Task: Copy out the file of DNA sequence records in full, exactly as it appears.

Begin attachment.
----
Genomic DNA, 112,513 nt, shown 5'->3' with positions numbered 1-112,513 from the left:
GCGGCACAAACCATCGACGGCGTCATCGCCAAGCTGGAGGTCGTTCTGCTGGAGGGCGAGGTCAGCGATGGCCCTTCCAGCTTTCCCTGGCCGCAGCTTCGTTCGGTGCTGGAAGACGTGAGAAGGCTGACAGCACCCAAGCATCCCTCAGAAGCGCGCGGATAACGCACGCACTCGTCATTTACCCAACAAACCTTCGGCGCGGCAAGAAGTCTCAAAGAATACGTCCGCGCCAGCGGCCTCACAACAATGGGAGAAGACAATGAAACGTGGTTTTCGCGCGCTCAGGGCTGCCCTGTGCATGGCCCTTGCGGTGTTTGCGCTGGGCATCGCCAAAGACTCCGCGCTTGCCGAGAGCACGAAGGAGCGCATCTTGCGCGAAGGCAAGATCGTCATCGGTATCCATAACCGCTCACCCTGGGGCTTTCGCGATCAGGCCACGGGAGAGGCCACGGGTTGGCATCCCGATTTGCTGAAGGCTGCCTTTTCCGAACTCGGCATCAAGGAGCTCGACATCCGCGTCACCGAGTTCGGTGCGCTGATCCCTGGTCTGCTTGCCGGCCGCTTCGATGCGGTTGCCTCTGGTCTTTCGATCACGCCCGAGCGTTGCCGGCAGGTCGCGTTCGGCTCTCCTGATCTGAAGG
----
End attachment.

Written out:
Genomic DNA, 112,513 nt, shown 5'->3' with positions numbered 1-112,513 from the left:
GCGGCACAAACCATCGACGGCGTCATCGCCAAGCTGGAGGTCGTTCTGCTGGAGGGCGAGGTCAGCGATGGCCCTTCCAGCTTTCCCTGGCCGCAGCTTCGTTCGGTGCTGGAAGACGTGAGAAGGCTGACAGCACCCAAGCATCCCTCAGAAGCGCGCGGATAACGCACGCACTCGTCATTTACCCAACAAACCTTCGGCGCGGCAAGAAGTCTCAAAGAATACGTCCGCGCCAGCGGCCTCACAACAATGGGAGAAGACAATGAAACGTGGTTTTCGCGCGCTCAGGGCTGCCCTGTGCATGGCCCTTGCGGTGTTTGCGCTGGGCATCGCCAAAGACTCCGCGCTTGCCGAGAGCACGAAGGAGCGCATCTTGCGCGAAGGCAAGATCGTCATCGGTATCCATAACCGCTCACCCTGGGGCTTTCGCGATCAGGCCACGGGAGAGGCCACGGGTTGGCATCCCGATTTGCTGAAGGCTGCCTTTTCCGAACTCGGCATCAAGGAGCTCGACATCCGCGTCACCGAGTTCGGTGCGCTGATCCCTGGTCTGCTTGCCGGCCGCTTCGATGCGGTTGCCTCTGGTCTTTCGATCACGCCCGAGCGTTGCCGGCAGGTCGCGTTCGGCTCTCCTGATCTGAAGG